I went back to work the next day, the day immediately following my blood draw, and received the call shortly before my lunch hour. The nurse informed me that I had lost the pregnancy, and asked if I had any questions. Certainly I did. Why had this happened to my child, my family? But I lied, telling her no, and I disconnected the call. As tears cascaded down my flushed cheeks, burning the skin of my face and arms, I walked back to my desk, gathered my purse and signed off for the day. Surely I couldn’t function for others when I could barely function myself. I cried on the drive home, and for the following few days. Pain struck my heart so profoundly that I had what I honestly believed to be a mental breakdown. I became jaded, angered at the world, for a wrong I felt had been done to me. What I had done to deserve this, the loss of a child? It didn’t feel fair, and while I knew in reality that life is not, in fact fair, I felt like I had done nothing to hurt so much. Finally, I began to accept the loss, realizing that, for reasons unknown to me, the pregnancy was not meant to last. Several months had elapsed at this point, and we discovered we were expecting again. This would be our fourth pregnancy in total, but our third child. Hope had allowed itself to flourish again, and I was ecstatic, though hesitant. Life after loss has a way of being diminished in a sense, so that even when we should feel joy, the threat of sadness has way of creeping in, reminding us of the past. I waited to tell my family, allowing a week to elapse between my positive test and our reveal. We were overjoyed, discussing possibilities. Maybe this time things would work out. Maybe this baby would be a girl. The maybes stacked up. We went home that evening on air, our plans for the future bright and our happiness untainted.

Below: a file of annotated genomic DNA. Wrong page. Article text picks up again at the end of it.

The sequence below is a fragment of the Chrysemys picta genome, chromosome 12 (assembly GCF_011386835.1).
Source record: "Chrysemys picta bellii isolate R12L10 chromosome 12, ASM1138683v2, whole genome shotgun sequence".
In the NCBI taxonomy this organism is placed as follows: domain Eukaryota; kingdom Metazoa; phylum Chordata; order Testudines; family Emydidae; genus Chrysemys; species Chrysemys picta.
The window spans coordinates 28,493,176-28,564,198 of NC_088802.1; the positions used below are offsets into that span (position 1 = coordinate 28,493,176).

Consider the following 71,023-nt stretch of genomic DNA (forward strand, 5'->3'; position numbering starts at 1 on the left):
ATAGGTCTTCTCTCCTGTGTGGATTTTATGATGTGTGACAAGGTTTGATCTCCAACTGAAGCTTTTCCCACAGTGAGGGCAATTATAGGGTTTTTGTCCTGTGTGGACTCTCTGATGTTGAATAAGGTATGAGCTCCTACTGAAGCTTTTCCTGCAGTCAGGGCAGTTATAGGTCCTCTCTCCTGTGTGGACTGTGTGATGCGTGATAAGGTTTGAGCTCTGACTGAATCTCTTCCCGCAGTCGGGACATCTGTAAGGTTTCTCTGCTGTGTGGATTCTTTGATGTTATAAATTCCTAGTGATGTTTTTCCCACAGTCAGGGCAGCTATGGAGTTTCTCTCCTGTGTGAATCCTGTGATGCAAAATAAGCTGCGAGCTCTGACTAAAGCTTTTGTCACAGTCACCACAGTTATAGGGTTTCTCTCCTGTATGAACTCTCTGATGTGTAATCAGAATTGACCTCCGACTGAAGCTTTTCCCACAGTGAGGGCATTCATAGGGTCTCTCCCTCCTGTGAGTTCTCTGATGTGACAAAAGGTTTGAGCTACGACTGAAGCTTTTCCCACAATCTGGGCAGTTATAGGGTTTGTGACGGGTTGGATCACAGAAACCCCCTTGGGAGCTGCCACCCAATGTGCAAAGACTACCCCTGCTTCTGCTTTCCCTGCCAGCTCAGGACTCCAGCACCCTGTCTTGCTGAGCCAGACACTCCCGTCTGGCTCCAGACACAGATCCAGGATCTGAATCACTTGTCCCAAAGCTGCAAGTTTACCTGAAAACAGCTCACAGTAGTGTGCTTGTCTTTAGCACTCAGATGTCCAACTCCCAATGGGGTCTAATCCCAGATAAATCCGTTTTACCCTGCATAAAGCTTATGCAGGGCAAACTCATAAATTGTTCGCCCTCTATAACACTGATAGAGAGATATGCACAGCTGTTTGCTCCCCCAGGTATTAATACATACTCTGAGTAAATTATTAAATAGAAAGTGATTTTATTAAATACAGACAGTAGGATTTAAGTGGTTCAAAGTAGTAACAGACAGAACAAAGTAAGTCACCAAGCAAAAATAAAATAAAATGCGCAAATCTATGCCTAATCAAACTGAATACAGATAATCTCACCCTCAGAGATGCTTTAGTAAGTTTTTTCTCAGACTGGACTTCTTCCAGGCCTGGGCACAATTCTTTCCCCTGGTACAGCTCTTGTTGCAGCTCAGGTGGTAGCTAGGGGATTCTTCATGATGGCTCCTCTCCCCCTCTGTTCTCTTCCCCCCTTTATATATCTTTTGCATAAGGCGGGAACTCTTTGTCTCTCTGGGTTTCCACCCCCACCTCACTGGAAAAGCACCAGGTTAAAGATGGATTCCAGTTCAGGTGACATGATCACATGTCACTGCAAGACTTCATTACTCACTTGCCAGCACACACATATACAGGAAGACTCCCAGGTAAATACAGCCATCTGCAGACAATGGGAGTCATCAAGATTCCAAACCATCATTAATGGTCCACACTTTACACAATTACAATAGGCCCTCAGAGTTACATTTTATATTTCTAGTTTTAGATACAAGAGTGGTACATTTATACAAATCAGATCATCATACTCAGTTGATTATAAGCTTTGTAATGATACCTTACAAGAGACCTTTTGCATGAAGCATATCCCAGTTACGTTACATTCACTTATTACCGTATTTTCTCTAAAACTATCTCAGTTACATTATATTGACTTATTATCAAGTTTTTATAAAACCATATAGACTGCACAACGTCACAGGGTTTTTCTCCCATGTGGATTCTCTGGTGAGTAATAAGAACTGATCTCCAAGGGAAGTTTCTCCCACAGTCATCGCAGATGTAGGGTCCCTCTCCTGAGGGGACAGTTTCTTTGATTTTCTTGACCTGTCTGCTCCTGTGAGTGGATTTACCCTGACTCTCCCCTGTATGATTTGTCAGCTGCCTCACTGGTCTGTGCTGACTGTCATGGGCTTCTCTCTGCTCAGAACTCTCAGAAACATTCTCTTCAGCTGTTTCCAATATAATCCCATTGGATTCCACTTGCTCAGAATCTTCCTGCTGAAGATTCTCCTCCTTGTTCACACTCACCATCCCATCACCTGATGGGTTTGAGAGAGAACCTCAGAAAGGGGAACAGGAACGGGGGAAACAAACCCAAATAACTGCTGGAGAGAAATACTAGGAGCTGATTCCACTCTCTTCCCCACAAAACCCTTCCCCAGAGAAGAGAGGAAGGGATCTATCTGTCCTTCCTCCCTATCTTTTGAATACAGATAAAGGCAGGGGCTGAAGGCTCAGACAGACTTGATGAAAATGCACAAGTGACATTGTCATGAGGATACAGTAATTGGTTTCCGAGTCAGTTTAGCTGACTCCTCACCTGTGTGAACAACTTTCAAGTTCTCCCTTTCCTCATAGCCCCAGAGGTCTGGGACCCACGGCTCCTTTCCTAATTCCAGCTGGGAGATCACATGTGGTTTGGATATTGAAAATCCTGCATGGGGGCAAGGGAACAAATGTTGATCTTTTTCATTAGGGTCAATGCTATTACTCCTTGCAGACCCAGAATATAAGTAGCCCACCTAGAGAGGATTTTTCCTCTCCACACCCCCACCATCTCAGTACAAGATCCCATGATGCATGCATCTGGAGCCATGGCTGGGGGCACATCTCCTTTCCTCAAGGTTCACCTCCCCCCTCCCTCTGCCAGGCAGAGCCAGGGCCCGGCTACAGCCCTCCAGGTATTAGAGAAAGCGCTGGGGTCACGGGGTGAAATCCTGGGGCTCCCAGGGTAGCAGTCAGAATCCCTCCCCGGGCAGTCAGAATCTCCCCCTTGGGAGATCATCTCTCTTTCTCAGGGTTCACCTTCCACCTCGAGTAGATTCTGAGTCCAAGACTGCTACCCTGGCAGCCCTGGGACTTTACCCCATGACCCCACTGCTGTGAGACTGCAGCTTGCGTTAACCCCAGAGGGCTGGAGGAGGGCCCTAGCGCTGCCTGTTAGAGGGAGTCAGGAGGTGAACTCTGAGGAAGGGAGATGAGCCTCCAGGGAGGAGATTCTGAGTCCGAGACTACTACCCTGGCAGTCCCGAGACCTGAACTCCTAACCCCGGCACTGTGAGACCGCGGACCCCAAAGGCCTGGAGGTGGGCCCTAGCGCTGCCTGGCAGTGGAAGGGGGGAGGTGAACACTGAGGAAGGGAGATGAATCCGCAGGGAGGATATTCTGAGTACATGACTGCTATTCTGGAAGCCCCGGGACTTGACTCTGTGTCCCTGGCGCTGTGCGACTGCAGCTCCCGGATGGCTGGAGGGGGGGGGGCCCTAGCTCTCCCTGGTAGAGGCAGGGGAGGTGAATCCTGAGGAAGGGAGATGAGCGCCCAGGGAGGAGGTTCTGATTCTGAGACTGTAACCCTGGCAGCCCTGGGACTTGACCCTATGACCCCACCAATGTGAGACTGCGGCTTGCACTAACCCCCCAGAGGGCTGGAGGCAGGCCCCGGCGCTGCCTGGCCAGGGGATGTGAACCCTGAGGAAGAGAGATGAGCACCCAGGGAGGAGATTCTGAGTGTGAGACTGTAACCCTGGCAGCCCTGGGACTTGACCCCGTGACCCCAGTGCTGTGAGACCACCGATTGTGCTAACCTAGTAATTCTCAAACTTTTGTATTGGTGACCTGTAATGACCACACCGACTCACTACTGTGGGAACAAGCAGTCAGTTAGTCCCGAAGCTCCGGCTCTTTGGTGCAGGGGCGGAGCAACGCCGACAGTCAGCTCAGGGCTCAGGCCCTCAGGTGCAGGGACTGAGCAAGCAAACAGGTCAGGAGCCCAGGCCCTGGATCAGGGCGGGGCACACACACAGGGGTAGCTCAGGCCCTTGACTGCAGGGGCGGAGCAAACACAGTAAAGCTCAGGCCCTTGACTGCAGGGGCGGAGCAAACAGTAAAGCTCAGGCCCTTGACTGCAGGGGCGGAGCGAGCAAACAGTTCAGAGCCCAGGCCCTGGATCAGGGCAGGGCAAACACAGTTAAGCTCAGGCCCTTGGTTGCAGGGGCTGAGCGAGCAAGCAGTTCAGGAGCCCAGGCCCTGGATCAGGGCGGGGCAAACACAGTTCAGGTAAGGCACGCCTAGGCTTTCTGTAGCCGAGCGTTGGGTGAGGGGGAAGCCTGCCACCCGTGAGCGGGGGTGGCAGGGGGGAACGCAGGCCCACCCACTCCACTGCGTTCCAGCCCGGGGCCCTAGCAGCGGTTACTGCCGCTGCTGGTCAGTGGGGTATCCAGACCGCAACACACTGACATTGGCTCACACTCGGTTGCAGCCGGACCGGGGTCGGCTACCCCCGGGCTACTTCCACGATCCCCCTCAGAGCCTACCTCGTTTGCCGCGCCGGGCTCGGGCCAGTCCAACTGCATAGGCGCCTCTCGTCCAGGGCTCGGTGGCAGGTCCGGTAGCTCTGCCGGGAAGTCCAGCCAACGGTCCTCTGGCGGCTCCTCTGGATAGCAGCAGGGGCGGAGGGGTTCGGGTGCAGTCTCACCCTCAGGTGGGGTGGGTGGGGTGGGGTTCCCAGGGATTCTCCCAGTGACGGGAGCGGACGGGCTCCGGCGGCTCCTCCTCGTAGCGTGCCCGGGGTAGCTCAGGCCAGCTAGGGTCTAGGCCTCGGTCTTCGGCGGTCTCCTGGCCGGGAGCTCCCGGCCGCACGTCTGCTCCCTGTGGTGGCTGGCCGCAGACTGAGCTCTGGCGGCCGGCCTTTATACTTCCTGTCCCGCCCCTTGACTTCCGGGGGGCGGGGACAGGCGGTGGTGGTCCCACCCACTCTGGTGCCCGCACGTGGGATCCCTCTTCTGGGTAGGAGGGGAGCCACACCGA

I awoke the next morning. It was happening again. The tightening of my abdomen, the unmistakable pain and the sight no one wants to see. February was repeating itself over again, and the heart that was tentatively healing was shattered yet again. Anger returned, and I was on edge daily, wrapped up in the devastation of the year that I did not allow myself to feel joy.
I sit on the other side of sadness now, finally allowing myself to feel joy again, to truly appreciate my living children and the true blessings that two successful pregnancies were. Even though it has been several months since my most recent loss, and I am finally finding happiness in the uncertainty that is life, I will never forget how these pregnancies, though both very short in length, changed me as a person. This will be my first Christmas since each loss, and at this Christmas tree this year, there should have been a third person opening presents. For as long as I live, I will remember due dates that were not celebrated, birthdays that never happened, names that we never got to choose. While the pain will also remain with me, my heart is slowly healing. I am thankful to be a mom, thankful for God’s grace, and thankful for His presence. I know that even though my children are not with me on Earth, God had a bigger plan for both myself and them, one that is coming to fruition every day.
For anyone who has ever struggled with loss, whether it be the loss of a child or the loss of a loved one who was able to join you on Earth, I want to promise you this simple truth.
There is life on the other side of pain.